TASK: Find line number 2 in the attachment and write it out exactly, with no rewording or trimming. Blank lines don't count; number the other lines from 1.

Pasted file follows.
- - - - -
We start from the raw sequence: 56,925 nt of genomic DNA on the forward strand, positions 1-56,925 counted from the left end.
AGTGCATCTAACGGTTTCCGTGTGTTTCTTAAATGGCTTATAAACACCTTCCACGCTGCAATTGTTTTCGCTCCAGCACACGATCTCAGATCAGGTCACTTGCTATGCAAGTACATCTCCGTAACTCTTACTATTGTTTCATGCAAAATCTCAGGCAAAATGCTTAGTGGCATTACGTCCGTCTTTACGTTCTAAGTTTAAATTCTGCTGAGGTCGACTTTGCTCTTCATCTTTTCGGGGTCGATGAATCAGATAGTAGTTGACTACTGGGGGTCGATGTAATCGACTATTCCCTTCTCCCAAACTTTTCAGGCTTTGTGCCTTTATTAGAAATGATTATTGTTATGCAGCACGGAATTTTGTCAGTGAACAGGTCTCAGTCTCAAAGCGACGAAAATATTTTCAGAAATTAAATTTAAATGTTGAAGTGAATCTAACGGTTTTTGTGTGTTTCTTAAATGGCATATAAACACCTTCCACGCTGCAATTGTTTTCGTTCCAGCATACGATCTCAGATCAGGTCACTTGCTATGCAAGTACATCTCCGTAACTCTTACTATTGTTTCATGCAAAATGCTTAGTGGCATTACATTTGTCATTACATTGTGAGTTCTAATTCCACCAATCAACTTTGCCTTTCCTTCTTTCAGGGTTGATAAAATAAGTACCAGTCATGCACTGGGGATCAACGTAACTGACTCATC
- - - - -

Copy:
AGTGCATCTAACGGTTTCCGTGTGTTTCTTAAATGGCTTATAAACACCTTCCACGCTGCAATTGTTTTCGCTCCAGCACACGATCTCAGATCAGGTCACTTGCTATGCAAGTACATCTCCGTAACTCTTACTATTGTTTCATGCAAAATCTCAGGCAAAATGCTTAGTGGCATTACGTCCGTCTTTACGTTCTAAGTTTAAATTCTGCTGAGGTCGACTTTGCTCTTCATCTTTTCGGGGTCGATGAATCAGATAGTAGTTGACTACTGGGGGTCGATGTAATCGACTATTCCCTTCTCCCAAACTTTTCAGGCTTTGTGCCTTTATTAGAAATGATTATTGTTATGCAGCACGGAATTTTGTCAGTGAACAGGTCTCAGTCTCAAAGCGACGAAAATATTTTCAGAAATTAAATTTAAATGTTGAAGTGAATCTAACGGTTTTTGTGTGTTTCTTAAATGGCATATAAACACCTTCCACGCTGCAATTGTTTTCGTTCCAGCATACGATCTCAGATCAGGTCACTTGCTATGCAAGTACATCTCCGTAACTCTTACTATTGTTTCATGCAAAATGCTTAGTGGCATTACATTTGTCATTACATTGTGAGTTCTAATTCCACCAATCAACTTTGCCTTTCCTTCTTTCAGGGTTGATAAAATAAGTACCAGTCATGCACTGGGGATCAACGTAACTGACTCATC